5. Bill Dudley  speaks: Wednesday 10:25. Dudley is the President of the New York Fed and considered No. 3 at the organization. As a known  dove, Dudley’s surprisingly hawkish comments in March set the stage for the rate hike. Is he still happy after the recent data?
  6. UK rate decision (Super Thursday): Thursday:  11:00. The event is dubbed “Super” as the  Bank of England also publishes its quarterly inflation report. These meetings have been opportunities to lay out new monetary policy announcements.  With weaker growth and slowing wages, the BOE might be more cautious. The recent rise in sterling alleviates some inflationary pressures. Mark Carney and his colleagues might also be more cautious on communications as the  event is held exactly four weeks ahead of the general elections in the UK.
  7. US PPI: Thursday, 12:30. Producer prices eventually feed into consumer ones.  Headline PPI dropped by 0.1% in March and is expected to bounce back with 0.2% in April. Core PPI was flat and is projected to move 0.2% to the upside.
  8. US jobless claims: Thursday, 12:30. The weekly barometer of the jobs market came out better than expected last week: 238K, a return to the lower end. A small rise to 245K is on the cards.
  9. German GDP: Friday, 6:00. The biggest economy in the eurozone posted a weaker than expected growth level in Q4 2016: 0.4%. An acceleration is expected now: 0.6%. This will impact the assessment of the euro-zone GDP, which came out at 0.5% in the preliminary read.
  10. US retail sales: Friday, 12:30. The US economy leans heavily towards consumption, making the publication a top-tier one. March was a bit disappointing with a headline drop of 0.2%. A bounce back with 0.6% is on the cards. Core retail sales were flat and now carry expectations for a rise of 0.5%.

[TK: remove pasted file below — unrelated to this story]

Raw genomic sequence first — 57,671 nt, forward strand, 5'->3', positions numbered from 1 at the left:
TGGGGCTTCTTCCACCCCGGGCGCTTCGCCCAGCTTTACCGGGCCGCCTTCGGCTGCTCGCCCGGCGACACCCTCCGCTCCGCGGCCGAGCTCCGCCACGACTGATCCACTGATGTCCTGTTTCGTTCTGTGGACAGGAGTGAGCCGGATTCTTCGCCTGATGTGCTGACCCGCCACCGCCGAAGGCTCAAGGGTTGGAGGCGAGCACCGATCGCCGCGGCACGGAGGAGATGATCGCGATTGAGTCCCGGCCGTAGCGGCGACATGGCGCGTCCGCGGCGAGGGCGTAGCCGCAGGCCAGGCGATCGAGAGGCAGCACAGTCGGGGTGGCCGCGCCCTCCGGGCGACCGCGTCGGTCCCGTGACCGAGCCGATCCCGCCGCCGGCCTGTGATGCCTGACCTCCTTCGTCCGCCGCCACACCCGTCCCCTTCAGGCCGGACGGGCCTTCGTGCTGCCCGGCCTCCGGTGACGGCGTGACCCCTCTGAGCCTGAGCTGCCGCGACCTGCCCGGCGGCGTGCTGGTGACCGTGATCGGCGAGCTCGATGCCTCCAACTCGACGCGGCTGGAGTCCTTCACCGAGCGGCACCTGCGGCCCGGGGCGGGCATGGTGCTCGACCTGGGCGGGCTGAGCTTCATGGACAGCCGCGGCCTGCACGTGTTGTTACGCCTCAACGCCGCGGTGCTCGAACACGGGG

11. US CPI: Friday, 12:30. Inflation in the US is not going anywhere fast.  Headline CPI that was fueled by fuel,  surprised with a drop of 0.2% in March. A rise of the same scale is forecast now. Core CPI which is even more important dropped by 0.1%. A rise of 0.2% is estimated now. The Fed’s preferred measure of inflation fell to 1.6%.
  12. US Consumer Sentiment: Friday, 14:00. Last but not least, this early assessment of the mood of the consumer has the last word for the week. The final score for April stood at 97 points and markets are expecting a repeat of this number now. Note that the actual correlation between confidence and consumption is not always too good.

* All times are GMT

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Yohay Elam

Yohay Elam

Yohay Elam: Founder, Writer and Editor I have been into forex trading for over 5 years, and I share the experience that I have and the knowledge that I've accumulated. After taking a short course about forex. Like many forex traders, I've earned a significant share of my knowledge the hard way. Macroeconomics, the impact of news on the ever-moving currency markets and trading psychology have always fascinated me. Before founding Forex Crunch, I've worked as a programmer in various hi-tech companies. I have a B. Sc. in Computer Science from Ben Gurion University. Given this background, forex software has a relatively bigger share in the posts.